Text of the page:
Boda Boda Industry Riding Uganda's Economy

Edward Kayiwa 21st Feb, 2024 Logistics Edward Kayiwa
Boda Boda Industry Riding Uganda's Economy

HECTIC: Boda-boda taxis jostle for space at peak hour in Kampala on Feb.19. BUSINESS EDGE PHOTO/E.KAYIWA


Mr. Freddie Ssewankambo wakes up before dawn daily. He dresses up quickly, takes a cup of tea then kick-starts his Bajaj Boxer motorcycle and sets off from Mukono to join the thousands of boda boda riders on the streets of Kampala City.

By 8:00 am, Ssewankambo has made at least UGX20, 000, which he sends to his wife for the family's daily needs at home. At his stage in Wandegeya in Kampala City, the former teacher deposits UGX10, 000, his daily savings, into an account he holds with a microfinance institution, and then proceeds with his daily work.

At the stage with about 30 riders, the chairperson acts as head of the stage SACCO, to which each member contributes a mandatory UGX5, 000 each day. This acts as their emergency fund. On a good day, Ssewankambo says he makes up to UGX100, 000 completely tax-free, which is not bad in a country where even top executives would count themselves lucky to earn UGX3 million a month.

  • "I have used my savings over the years, to pay tuition for my children at good schools, and build a house for my mother back in the village, which to me is a very big achievement," he says.

Such a daily windfall is what has caused the number of motorcycle taxis to skyrocket over the years, currently estimated to employ around 1.2 million youths nationwide, with total incomes exceeding UGX16 trillion per year.

Moses Sserukenya, another boda-boda cyclist from Seeta in Mukono District, says that from their SACCO, they are able to borrow money from a microfinance institution to acquire new motorbikes, in a move meant to expand their incomes and create employment for other unemployed youths.

  • "We normally get motorcycle loans of up to UGX5 million, and have each other for guarantors. Normally, the old motor bike logbook acts as collateral. It is through such means that I have been able to own three bikes now," he said.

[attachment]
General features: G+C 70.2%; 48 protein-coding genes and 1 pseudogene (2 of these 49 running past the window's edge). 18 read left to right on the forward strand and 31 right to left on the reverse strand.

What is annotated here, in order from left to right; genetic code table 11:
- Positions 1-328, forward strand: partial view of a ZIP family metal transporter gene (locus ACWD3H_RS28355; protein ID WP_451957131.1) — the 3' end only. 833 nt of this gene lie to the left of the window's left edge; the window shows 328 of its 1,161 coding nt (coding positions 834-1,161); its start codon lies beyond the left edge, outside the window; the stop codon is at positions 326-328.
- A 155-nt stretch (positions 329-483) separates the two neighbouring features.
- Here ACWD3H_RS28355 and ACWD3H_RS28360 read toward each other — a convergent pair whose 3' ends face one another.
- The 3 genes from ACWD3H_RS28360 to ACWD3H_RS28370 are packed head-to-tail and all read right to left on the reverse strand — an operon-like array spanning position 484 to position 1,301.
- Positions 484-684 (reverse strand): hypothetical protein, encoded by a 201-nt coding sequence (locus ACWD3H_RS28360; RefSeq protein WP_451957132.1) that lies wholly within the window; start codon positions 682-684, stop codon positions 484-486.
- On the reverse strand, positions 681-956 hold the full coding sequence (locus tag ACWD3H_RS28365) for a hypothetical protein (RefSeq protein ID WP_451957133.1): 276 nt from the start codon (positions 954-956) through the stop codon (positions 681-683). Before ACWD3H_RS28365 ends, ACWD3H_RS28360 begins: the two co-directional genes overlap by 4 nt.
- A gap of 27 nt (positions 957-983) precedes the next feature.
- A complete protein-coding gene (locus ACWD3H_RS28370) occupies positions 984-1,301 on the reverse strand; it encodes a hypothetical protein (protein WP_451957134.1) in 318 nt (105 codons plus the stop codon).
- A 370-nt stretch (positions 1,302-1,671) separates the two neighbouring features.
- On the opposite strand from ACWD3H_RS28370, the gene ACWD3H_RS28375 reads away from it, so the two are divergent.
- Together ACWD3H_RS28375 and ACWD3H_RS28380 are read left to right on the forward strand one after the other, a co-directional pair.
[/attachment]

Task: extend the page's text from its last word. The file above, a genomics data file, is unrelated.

They have also been able to acquire other assets such as cattle, plots of land, houses, and omnibus taxis, while others have started small businesses for their wives. What all this shows is that the boda-boda industry has important linkages to other key sectors in the economy.

and education to trade, real estate and agriculture. According to the Kampala Capital City Authority (KCCA), the number of officially registered riders in the city is presently estimated at about 200,000 operating from approximately 5,000 stages. However, many more unregistered Boada-Bodas enter the city every day.

With the unemployment rate in Kampala hovering at more than 10 per cent, according to the Ugandan Bureau of Statistics (UBOS), hundreds of riders only expected to continue joining the Boda-boda business.

And motorcycle importers and traders will continue to cash in. According to Ministry of Trade and Industry statistics, Indian-made bikes (Bajaj, TVS and Hero brands) form 87% of the total population of motorbikes in Uganda. These are mostly imported by Verma Co Ltd, Nish Auto Ltd, Mantra Motorbikes East Africa Ltd, Simba Automotives, Yuvraj International, and Eagle General Traders, among others.

  • Most of the boda-bodas are loaned by microfinance institutions such as Pride Microfinance, Centenary Bank, Finca, Finance Trust Bank, and SACCOs, which give the bikes out on hire purchase. However, some of Indian suppliers such as Verma Co, Nish also offer boda-boda credit facilities.
  • The popularity of motorcycle taxis may be linked to traffic congestion due to the poor state of roads, which the motorcycle can navigate faster cars, buses and taxis. The popularity of the Boda-Boda as a money maker has attracted a number of corporate workers and executives to venture into the once down-looked industry, as a side hustle.

According to Henry Ssenkaaba, a spare parts operator in Kisekka Market, many of the motorbikes operating in the city belong to white-collared (corporate) Ugandans. "The rider is either given a loan, where he pays a certain amount until it becomes his, or they are simply given an amount to give the 'boss' every day," he explains.

As a side business he says, the owner buys the motorbike at about UGX6 million and receives UGX20,000 daily from the rider, which translates into more than UGX12 million in two years. "This means its profitable business, but it needs patience because the money doesn't come at once," he notes, adding that the risk of financial loss is also extremely high.

Last year, Uganda imported approximately 96,000 motorbikes from India, China and Japan, although the bulk (87%) came from India. Each of the bikes paid import duty of 25%, VAT of 18% and Withholding tax of 6%. This means Uganda earned approximately UGX334 billion in revenue from motorcycles alone. Among the common challenges in the industry is astronomically high accident rate, whereby according to the Uganda Police traffic report for 2023, boda-boda accidents make up 80% of all road accidents ountrwide. While the boda - boda business could be a ticket to achieving dreams, it is also a highly risky and dangerous occupation due to lack of adequate regulation bt the government.

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